Novel tricyclic glycal-based TRIB1 inducers that reprogram LDL metabolism in hepatic cells
Marek M. Nagiec,corresponding authora Jeremy R. Duvall,a Adam P. Skepner,a Eleanor A. Howe,a Jessica Bastien,a Eamon Comer,a Jean-Charles Marie,a Stephen E. Johnston,a Joseph Negri,a Michelle Eichhorn,a Julien Vantourout,a Clary Clish,b Kiran Musunuru,c Michael Foley,a Jose R. Perez,a and Michelle A. J. Palmera
2018 Nov 1
Background: It is well known that diabetes mellitus impairs immunity and therefore is an independent risk factor for tuberculosis. However, the influence of associated metabolic factors, such as hypertension, dyslipidemia and gout has yet to be confirmed. This study aimed to investigate whether the strong association between tuberculosis and diabetes mellitus is independent from the influence of hypertension and dyslipidemia, and its treatment in elderly Taiwanese patients. Methods: A total of 27,958 patients aged more than 65 years were identified from the National Health Insurance Research Database (NIHRD) in 1997 and were followed from 1998 to 2009. The demographic characteristics between the patients with and without diabetes were analyzed using the χ2 test. A total of 13,981 patients with type 2 diabetes were included in this study. Cox proportional hazard regression models were used to determine the independent effects of diabetes on the risk of tuberculosis. Results: After adjusting for age, sex, other co-morbidities and medications, calcium channel blocker, beta blocker and statin users had a lower independent association, with risk ratios of 0.76 (95% CI, 0.58-0.98), 0.72 (95% CI, 0.58-0.91) and 0.76 (95% CI, 0.60-0.97), respectively. Conclusion: Calcium channel blocker, beta blocker and statin therapy may decrease the incidence of tuberculosis infection in elderly Taiwanese patients with type 2 diabetes.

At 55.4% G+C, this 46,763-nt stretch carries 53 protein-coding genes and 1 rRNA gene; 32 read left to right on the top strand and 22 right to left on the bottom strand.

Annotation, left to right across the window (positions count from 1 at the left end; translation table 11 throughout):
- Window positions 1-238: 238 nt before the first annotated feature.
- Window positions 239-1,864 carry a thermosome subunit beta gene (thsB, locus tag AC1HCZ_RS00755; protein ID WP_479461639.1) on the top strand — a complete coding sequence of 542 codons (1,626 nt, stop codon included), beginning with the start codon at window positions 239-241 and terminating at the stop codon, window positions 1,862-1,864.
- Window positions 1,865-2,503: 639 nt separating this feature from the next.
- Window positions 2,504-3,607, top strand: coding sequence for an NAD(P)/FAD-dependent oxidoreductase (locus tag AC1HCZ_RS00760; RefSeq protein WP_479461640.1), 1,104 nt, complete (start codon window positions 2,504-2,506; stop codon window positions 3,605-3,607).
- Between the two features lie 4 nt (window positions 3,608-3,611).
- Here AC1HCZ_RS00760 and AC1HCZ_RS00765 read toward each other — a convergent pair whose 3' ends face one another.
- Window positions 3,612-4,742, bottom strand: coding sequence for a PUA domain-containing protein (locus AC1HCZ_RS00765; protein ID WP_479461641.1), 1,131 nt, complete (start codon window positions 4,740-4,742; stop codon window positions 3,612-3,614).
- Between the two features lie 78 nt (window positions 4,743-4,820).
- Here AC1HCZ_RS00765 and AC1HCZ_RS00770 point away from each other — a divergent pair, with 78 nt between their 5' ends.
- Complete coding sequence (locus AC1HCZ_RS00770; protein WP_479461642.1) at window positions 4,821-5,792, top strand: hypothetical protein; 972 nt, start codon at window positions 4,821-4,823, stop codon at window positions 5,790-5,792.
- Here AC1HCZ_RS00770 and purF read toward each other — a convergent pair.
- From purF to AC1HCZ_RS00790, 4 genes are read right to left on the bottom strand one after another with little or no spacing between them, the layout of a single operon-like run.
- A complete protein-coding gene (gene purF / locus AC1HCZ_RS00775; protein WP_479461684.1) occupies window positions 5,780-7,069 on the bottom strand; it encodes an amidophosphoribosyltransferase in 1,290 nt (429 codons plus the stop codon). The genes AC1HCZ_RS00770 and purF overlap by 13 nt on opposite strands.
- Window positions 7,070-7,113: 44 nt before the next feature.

statin, beta blocker, calcium channel blocker, tuberculosis, elderly, diabetes
Statin, Calcium Channel Blocker and Beta Blocker Therapy May Decrease the Incidence of Tuberculosis Infection in Elderly Taiwanese Patients with Type 2 Diabetes
Mei-Yueh Lee,1,2 Kun-Der Lin,2 Wei-Hao Hsu,1,2 Hsiu-Ling Chang,3 Yi-Hsin Yang,4 Pi-Jung Hsiao,2,†* and Shyi-Jang Shin2,5,†*